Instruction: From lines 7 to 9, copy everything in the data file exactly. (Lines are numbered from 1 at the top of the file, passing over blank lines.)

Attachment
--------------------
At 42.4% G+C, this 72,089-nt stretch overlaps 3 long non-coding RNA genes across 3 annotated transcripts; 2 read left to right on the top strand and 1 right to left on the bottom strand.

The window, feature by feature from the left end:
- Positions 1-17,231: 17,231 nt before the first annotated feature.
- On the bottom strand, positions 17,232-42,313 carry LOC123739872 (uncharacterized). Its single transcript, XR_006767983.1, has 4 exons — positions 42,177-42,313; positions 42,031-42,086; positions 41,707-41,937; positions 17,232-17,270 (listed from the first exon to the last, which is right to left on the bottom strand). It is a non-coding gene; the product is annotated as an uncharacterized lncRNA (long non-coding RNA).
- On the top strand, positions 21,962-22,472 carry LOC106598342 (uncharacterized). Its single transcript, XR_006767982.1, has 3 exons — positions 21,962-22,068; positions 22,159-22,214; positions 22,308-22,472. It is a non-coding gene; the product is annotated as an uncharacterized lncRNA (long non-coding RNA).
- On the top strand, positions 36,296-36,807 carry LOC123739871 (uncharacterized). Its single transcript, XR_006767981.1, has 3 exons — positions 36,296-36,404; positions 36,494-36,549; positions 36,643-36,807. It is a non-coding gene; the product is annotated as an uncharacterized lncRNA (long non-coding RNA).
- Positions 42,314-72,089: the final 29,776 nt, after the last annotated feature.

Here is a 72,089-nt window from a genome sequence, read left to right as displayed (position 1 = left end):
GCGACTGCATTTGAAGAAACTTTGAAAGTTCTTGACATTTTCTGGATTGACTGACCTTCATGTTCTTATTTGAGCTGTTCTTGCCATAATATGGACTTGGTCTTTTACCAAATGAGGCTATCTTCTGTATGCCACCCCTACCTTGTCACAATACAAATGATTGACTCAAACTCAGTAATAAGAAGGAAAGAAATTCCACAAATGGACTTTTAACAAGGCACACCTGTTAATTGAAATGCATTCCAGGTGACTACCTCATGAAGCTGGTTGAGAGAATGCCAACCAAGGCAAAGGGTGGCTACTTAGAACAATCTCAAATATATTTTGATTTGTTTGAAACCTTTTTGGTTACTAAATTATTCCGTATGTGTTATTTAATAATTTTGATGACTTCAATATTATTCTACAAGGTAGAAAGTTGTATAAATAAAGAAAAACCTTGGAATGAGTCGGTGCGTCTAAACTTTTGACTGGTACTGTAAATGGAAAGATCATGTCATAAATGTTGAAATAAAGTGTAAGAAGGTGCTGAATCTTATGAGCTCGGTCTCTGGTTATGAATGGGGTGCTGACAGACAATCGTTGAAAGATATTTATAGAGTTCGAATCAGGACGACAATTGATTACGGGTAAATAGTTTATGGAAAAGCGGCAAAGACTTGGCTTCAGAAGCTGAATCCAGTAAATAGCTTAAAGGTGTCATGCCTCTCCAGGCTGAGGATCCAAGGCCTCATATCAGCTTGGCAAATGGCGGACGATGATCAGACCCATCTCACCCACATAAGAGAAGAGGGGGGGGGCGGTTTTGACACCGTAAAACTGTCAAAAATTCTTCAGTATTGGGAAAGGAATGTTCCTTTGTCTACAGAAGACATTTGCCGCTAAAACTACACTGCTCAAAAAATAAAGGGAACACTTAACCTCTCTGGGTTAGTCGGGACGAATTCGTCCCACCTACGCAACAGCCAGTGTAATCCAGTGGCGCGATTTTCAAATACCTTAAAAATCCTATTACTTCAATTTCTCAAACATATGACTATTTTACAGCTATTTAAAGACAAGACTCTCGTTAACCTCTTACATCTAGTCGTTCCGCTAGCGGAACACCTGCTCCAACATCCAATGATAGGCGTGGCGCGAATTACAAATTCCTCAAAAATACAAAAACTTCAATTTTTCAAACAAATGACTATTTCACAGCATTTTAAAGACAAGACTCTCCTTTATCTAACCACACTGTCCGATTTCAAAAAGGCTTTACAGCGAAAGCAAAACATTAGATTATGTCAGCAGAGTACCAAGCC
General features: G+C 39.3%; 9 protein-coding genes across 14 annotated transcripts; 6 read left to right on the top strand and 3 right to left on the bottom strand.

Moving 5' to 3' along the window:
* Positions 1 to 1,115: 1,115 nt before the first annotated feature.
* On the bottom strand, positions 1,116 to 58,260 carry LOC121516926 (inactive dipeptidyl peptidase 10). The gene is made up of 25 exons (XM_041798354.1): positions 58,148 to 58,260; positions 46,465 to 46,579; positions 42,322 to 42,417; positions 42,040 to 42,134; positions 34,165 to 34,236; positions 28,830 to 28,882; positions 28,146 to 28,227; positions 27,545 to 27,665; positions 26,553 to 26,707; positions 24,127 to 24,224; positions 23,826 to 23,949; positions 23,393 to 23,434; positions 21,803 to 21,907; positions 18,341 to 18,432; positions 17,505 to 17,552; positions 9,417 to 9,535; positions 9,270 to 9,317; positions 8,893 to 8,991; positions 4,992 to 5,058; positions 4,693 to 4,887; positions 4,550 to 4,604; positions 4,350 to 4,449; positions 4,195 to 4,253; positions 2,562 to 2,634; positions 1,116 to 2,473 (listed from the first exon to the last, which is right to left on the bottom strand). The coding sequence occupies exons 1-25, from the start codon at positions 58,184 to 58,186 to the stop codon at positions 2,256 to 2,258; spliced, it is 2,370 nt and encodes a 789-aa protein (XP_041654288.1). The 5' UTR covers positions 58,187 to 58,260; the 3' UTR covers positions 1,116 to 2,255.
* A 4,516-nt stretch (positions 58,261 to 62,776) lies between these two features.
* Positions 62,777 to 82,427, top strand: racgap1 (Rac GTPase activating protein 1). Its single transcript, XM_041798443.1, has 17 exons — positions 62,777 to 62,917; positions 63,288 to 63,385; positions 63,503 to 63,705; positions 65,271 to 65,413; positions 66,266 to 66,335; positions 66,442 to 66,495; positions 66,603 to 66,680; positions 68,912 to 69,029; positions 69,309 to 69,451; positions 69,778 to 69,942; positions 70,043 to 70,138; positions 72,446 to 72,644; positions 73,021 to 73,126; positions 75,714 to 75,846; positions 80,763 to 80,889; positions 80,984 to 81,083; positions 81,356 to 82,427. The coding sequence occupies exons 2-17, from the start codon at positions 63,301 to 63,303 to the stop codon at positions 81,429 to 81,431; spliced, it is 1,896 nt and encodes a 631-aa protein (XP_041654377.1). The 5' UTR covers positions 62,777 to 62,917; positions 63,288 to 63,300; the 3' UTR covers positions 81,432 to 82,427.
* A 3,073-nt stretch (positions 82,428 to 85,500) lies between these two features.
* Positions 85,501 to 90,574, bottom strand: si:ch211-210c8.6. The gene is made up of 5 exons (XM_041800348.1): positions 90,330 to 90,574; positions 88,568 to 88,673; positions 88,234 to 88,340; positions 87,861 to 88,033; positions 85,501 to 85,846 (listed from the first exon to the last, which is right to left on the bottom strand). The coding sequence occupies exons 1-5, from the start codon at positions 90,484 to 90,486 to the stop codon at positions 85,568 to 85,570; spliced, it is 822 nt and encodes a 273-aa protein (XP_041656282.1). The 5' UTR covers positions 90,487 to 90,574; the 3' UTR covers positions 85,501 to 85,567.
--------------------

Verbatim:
- Positions 42,314-72,089: the final 29,776 nt, after the last annotated feature.

Here is a 72,089-nt window from a genome sequence, read left to right as displayed (position 1 = left end):
GCGACTGCATTTGAAGAAACTTTGAAAGTTCTTGACATTTTCTGGATTGACTGACCTTCATGTTCTTATTTGAGCTGTTCTTGCCATAATATGGACTTGGTCTTTTACCAAATGAGGCTATCTTCTGTATGCCACCCCTACCTTGTCACAATACAAATGATTGACTCAAACTCAGTAATAAGAAGGAAAGAAATTCCACAAATGGACTTTTAACAAGGCACACCTGTTAATTGAAATGCATTCCAGGTGACTACCTCATGAAGCTGGTTGAGAGAATGCCAACCAAGGCAAAGGGTGGCTACTTAGAACAATCTCAAATATATTTTGATTTGTTTGAAACCTTTTTGGTTACTAAATTATTCCGTATGTGTTATTTAATAATTTTGATGACTTCAATATTATTCTACAAGGTAGAAAGTTGTATAAATAAAGAAAAACCTTGGAATGAGTCGGTGCGTCTAAACTTTTGACTGGTACTGTAAATGGAAAGATCATGTCATAAATGTTGAAATAAAGTGTAAGAAGGTGCTGAATCTTATGAGCTCGGTCTCTGGTTATGAATGGGGTGCTGACAGACAATCGTTGAAAGATATTTATAGAGTTCGAATCAGGACGACAATTGATTACGGGTAAATAGTTTATGGAAAAGCGGCAAAGACTTGGCTTCAGAAGCTGAATCCAGTAAATAGCTTAAAGGTGTCATGCCTCTCCAGGCTGAGGATCCAAGGCCTCATATCAGCTTGGCAAATGGCGGACGATGATCAGACCCATCTCACCCACATAAGAGAAGAGGGGGGGGGCGGTTTTGACACCGTAAAACTGTCAAAAATTCTTCAGTATTGGGAAAGGAATGTTCCTTTGTCTACAGAAGACATTTGCCGCTAAAACTACACTGCTCAAAAAATAAAGGGAACACTTAACCTCTCTGGGTTAGTCGGGACGAATTCGTCCCACCTACGCAACAGCCAGTGTAATCCAGTGGCGCGATTTTCAAATACCTTAAAAATCCTATTACTTCAATTTCTCAAACATATGACTATTTTACAGCTATTTAAAGACAAGACTCTCGTTAACCTCTTACATCTAGTCGTTCCGCTAGCGGAACACCTGCTCCAACATCCAATGATAGGCGTGGCGCGAATTACAAATTCCTCAAAAATACAAAAACTTCAATTTTTCAAACAAATGACTATTTCACAGCATTTTAAAGACAAGACTCTCCTTTATCTAACCACACTGTCCGATTTCAAAAAGGCTTTACAGCGAAAGCAAAACATTAGATTATGTCAGCAGAGTACCAAGCC